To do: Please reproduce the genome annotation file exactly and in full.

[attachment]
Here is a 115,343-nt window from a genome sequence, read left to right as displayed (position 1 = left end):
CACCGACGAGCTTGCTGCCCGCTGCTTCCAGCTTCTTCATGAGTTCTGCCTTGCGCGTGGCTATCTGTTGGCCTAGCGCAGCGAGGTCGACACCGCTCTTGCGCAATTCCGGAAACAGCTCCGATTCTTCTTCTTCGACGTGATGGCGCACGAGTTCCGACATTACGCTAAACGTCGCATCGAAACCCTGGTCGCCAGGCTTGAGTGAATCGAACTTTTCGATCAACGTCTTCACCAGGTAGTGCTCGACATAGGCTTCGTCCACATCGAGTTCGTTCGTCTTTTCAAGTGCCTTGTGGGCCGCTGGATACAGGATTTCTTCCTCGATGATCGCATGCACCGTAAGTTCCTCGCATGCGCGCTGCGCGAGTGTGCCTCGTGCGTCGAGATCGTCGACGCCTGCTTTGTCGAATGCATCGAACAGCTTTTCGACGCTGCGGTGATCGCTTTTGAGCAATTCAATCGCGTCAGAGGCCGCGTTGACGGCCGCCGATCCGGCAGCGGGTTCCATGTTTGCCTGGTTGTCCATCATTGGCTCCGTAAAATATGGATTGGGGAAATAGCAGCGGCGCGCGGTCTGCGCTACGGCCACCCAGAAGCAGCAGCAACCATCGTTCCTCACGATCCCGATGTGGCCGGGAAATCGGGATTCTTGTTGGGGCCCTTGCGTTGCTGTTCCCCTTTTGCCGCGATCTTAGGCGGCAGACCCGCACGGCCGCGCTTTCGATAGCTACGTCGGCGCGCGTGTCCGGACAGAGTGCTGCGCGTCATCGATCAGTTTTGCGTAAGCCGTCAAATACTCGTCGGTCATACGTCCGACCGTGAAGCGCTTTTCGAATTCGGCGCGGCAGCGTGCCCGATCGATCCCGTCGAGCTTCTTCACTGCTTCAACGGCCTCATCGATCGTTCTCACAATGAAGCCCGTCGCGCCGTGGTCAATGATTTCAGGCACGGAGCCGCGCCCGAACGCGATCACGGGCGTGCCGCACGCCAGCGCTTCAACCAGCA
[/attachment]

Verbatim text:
Here is a 115,343-nt window from a genome sequence, read left to right as displayed (position 1 = left end):
CACCGACGAGCTTGCTGCCCGCTGCTTCCAGCTTCTTCATGAGTTCTGCCTTGCGCGTGGCTATCTGTTGGCCTAGCGCAGCGAGGTCGACACCGCTCTTGCGCAATTCCGGAAACAGCTCCGATTCTTCTTCTTCGACGTGATGGCGCACGAGTTCCGACATTACGCTAAACGTCGCATCGAAACCCTGGTCGCCAGGCTTGAGTGAATCGAACTTTTCGATCAACGTCTTCACCAGGTAGTGCTCGACATAGGCTTCGTCCACATCGAGTTCGTTCGTCTTTTCAAGTGCCTTGTGGGCCGCTGGATACAGGATTTCTTCCTCGATGATCGCATGCACCGTAAGTTCCTCGCATGCGCGCTGCGCGAGTGTGCCTCGTGCGTCGAGATCGTCGACGCCTGCTTTGTCGAATGCATCGAACAGCTTTTCGACGCTGCGGTGATCGCTTTTGAGCAATTCAATCGCGTCAGAGGCCGCGTTGACGGCCGCCGATCCGGCAGCGGGTTCCATGTTTGCCTGGTTGTCCATCATTGGCTCCGTAAAATATGGATTGGGGAAATAGCAGCGGCGCGCGGTCTGCGCTACGGCCACCCAGAAGCAGCAGCAACCATCGTTCCTCACGATCCCGATGTGGCCGGGAAATCGGGATTCTTGTTGGGGCCCTTGCGTTGCTGTTCCCCTTTTGCCGCGATCTTAGGCGGCAGACCCGCACGGCCGCGCTTTCGATAGCTACGTCGGCGCGCGTGTCCGGACAGAGTGCTGCGCGTCATCGATCAGTTTTGCGTAAGCCGTCAAATACTCGTCGGTCATACGTCCGACCGTGAAGCGCTTTTCGAATTCGGCGCGGCAGCGTGCCCGATCGATCCCGTCGAGCTTCTTCACTGCTTCAACGGCCTCATCGATCGTTCTCACAATGAAGCCCGTCGCGCCGTGGTCAATGATTTCAGGCACGGAGCCGCGCCCGAACGCGATCACGGGCGTGCCGCACGCCAGCGCTTCAACCAGCA